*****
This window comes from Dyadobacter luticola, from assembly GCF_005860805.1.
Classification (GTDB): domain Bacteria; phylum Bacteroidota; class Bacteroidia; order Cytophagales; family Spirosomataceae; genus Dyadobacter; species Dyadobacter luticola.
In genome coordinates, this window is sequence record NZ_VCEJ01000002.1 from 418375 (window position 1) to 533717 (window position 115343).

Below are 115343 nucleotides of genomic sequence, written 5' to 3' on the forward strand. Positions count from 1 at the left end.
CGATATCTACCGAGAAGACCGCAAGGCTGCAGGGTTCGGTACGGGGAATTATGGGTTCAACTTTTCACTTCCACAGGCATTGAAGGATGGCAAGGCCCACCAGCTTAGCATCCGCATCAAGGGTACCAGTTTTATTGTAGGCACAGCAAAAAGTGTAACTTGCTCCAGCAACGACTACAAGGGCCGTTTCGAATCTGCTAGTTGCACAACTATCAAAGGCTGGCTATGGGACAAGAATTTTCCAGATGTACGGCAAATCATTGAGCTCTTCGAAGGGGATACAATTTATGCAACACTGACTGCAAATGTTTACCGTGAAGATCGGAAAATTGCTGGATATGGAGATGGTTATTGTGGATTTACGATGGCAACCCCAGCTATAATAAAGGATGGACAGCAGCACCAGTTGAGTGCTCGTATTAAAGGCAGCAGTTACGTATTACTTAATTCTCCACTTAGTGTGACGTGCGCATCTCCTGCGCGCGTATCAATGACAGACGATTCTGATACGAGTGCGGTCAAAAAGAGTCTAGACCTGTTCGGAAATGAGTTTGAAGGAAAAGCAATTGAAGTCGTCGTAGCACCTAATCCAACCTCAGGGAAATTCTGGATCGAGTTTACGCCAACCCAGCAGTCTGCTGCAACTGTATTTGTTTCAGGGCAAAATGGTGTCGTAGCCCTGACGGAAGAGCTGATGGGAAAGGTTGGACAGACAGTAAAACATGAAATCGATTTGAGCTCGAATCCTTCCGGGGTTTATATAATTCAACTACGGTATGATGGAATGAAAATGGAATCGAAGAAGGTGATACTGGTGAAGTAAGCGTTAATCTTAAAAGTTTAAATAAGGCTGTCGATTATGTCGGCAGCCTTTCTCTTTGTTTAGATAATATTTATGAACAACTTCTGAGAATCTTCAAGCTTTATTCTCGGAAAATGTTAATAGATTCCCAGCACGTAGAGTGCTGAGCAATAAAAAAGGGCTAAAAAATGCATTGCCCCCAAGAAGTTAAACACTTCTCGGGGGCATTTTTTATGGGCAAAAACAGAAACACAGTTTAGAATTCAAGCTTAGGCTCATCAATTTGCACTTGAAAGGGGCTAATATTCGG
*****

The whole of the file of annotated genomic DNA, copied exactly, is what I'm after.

This window comes from Dyadobacter luticola, from assembly GCF_005860805.1.
Classification (GTDB): domain Bacteria; phylum Bacteroidota; class Bacteroidia; order Cytophagales; family Spirosomataceae; genus Dyadobacter; species Dyadobacter luticola.
In genome coordinates, this window is sequence record NZ_VCEJ01000002.1 from 418375 (window position 1) to 533717 (window position 115343).

Below are 115343 nucleotides of genomic sequence, written 5' to 3' on the forward strand. Positions count from 1 at the left end.
CGATATCTACCGAGAAGACCGCAAGGCTGCAGGGTTCGGTACGGGGAATTATGGGTTCAACTTTTCACTTCCACAGGCATTGAAGGATGGCAAGGCCCACCAGCTTAGCATCCGCATCAAGGGTACCAGTTTTATTGTAGGCACAGCAAAAAGTGTAACTTGCTCCAGCAACGACTACAAGGGCCGTTTCGAATCTGCTAGTTGCACAACTATCAAAGGCTGGCTATGGGACAAGAATTTTCCAGATGTACGGCAAATCATTGAGCTCTTCGAAGGGGATACAATTTATGCAACACTGACTGCAAATGTTTACCGTGAAGATCGGAAAATTGCTGGATATGGAGATGGTTATTGTGGATTTACGATGGCAACCCCAGCTATAATAAAGGATGGACAGCAGCACCAGTTGAGTGCTCGTATTAAAGGCAGCAGTTACGTATTACTTAATTCTCCACTTAGTGTGACGTGCGCATCTCCTGCGCGCGTATCAATGACAGACGATTCTGATACGAGTGCGGTCAAAAAGAGTCTAGACCTGTTCGGAAATGAGTTTGAAGGAAAAGCAATTGAAGTCGTCGTAGCACCTAATCCAACCTCAGGGAAATTCTGGATCGAGTTTACGCCAACCCAGCAGTCTGCTGCAACTGTATTTGTTTCAGGGCAAAATGGTGTCGTAGCCCTGACGGAAGAGCTGATGGGAAAGGTTGGACAGACAGTAAAACATGAAATCGATTTGAGCTCGAATCCTTCCGGGGTTTATATAATTCAACTACGGTATGATGGAATGAAAATGGAATCGAAGAAGGTGATACTGGTGAAGTAAGCGTTAATCTTAAAAGTTTAAATAAGGCTGTCGATTATGTCGGCAGCCTTTCTCTTTGTTTAGATAATATTTATGAACAACTTCTGAGAATCTTCAAGCTTTATTCTCGGAAAATGTTAATAGATTCCCAGCACGTAGAGTGCTGAGCAATAAAAAAGGGCTAAAAAATGCATTGCCCCCAAGAAGTTAAACACTTCTCGGGGGCATTTTTTATGGGCAAAAACAGAAACACAGTTTAGAATTCAAGCTTAGGCTCATCAATTTGCACTTGAAAGGGGCTAATATTCGG